The next line to be built–the green line west of Minneapolis–would go to Eden Prairie, with 9 percent poverty and mean per capita incomes that are eight times the $6,000-per-person poverty threshold for a family of four. Census data indicate that 1,100 poor blacks live in Eden Prairie compared with 48,000 in Minneapolis and St. Paul.
After that will be lines to Lakeland and Lakeville, which have 4 percent poverty rates, mean per capita incomes six times the poverty threshold, and just 340 poor blacks. All the other proposed lines on the map go to suburbs with low poverty rates and high incomes.
Perhaps the only one that comes close to serving many low-income people is the proposed line going northwest from Minneapolis to an area unnamed on the map but which is actually Brooklyn Park. Brooklyn Park’s poverty rate is 11.5 percent including 3,200 poor blacks–more than any other suburb that would be served by the proposed rail or BRT lines but less than 7 percent as many as live in Minneapolis and St. Paul.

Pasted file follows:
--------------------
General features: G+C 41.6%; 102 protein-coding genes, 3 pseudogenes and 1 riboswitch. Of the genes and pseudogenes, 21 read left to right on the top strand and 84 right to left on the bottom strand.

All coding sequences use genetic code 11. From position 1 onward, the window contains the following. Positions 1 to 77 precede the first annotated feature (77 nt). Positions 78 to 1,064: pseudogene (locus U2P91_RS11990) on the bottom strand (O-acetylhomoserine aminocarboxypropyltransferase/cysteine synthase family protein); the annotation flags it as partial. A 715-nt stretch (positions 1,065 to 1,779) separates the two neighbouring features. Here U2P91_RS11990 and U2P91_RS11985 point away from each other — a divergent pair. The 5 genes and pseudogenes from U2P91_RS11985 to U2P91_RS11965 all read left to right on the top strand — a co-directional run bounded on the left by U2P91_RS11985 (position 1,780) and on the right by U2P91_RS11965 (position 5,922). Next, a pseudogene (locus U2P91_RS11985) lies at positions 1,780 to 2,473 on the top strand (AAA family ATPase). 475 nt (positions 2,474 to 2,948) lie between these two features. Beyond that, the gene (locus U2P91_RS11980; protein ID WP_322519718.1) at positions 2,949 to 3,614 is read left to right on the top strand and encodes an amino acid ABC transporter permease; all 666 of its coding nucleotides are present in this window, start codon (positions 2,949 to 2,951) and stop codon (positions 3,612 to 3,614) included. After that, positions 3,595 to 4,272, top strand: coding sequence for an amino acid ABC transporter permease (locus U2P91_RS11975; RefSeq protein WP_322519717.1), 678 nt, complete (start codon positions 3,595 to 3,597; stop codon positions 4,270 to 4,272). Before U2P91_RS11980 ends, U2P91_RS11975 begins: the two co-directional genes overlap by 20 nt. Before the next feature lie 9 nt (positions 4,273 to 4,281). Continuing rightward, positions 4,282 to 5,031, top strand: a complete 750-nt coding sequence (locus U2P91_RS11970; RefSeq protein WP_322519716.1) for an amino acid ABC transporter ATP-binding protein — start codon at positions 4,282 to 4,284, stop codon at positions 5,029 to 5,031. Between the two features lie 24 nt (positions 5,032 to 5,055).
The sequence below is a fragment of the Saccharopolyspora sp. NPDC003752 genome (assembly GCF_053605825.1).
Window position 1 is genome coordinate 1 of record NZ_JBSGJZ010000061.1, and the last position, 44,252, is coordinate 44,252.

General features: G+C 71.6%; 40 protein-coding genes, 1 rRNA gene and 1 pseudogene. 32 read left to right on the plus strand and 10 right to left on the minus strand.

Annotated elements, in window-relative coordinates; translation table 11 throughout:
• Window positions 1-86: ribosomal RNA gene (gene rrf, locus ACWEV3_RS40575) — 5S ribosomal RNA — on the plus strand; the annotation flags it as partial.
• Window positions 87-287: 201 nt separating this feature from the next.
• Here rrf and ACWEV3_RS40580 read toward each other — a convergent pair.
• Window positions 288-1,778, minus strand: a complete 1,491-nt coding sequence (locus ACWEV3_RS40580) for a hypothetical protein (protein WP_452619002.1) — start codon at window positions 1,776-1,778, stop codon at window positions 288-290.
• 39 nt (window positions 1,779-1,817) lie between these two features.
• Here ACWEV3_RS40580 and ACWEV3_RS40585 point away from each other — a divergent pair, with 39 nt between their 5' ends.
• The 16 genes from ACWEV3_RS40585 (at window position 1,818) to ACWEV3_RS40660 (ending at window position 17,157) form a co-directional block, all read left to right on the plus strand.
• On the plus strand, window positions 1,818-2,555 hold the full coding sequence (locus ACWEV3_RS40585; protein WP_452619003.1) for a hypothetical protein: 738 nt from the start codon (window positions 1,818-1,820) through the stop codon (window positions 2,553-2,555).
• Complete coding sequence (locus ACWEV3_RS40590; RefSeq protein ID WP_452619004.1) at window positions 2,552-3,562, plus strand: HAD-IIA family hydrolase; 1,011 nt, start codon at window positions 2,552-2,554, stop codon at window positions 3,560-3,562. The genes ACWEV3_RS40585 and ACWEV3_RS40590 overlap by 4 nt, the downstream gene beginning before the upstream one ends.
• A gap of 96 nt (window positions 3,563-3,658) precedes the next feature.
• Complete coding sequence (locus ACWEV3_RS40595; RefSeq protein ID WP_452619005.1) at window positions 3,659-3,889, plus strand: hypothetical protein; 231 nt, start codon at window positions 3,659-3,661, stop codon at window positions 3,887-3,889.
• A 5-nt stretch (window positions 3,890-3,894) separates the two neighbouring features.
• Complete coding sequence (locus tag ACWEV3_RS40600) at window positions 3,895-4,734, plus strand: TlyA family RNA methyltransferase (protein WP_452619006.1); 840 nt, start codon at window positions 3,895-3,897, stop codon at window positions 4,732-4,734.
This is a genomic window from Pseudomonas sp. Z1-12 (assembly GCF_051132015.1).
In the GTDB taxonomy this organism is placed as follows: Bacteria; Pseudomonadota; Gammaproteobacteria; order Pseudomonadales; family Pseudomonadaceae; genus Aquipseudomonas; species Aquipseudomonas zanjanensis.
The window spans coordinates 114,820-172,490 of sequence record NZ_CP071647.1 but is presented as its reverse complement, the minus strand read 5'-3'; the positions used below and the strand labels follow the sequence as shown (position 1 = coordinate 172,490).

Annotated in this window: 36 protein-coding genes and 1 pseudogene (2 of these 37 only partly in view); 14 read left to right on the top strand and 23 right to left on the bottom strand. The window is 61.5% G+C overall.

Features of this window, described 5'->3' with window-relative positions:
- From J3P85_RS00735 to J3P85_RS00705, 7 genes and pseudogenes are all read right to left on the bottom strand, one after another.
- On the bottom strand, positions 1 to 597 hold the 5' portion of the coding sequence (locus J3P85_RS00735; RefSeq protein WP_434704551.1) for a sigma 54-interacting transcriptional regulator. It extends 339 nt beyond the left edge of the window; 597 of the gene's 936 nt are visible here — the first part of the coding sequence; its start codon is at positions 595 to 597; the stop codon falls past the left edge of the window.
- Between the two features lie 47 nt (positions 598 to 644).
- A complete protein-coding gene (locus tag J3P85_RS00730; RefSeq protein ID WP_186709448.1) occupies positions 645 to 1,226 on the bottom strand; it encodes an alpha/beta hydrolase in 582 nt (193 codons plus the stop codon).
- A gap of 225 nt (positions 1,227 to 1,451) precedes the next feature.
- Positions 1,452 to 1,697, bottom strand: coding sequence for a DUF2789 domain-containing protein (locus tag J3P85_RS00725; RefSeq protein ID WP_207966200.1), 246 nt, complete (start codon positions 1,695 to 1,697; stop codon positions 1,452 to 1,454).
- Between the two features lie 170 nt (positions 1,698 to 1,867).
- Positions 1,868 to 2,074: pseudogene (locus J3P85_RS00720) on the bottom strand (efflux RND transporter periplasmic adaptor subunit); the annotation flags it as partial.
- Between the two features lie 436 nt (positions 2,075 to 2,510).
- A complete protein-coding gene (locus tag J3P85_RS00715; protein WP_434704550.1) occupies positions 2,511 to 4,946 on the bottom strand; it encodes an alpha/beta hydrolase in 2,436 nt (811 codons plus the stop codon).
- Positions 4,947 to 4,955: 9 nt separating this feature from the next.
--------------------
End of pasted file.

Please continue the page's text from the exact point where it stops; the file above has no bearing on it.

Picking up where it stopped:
According to the 2012 American Community Survey, 13 percent of Twin Cities commuters whose incomes are below the poverty level take transit to work, while 61 percent drive alone and 14 percent carpool. Only 3 percent of Twin Cities workers live in households with no cars, and 39 percent of those drive to work (most of them driving alone, presumably in borrowed cars) compared with 37 percent taking transit. Transit clearly isn’t working for low-income people today, and it’s hard to see how a few bus shelters plus trains to the suburbs will help.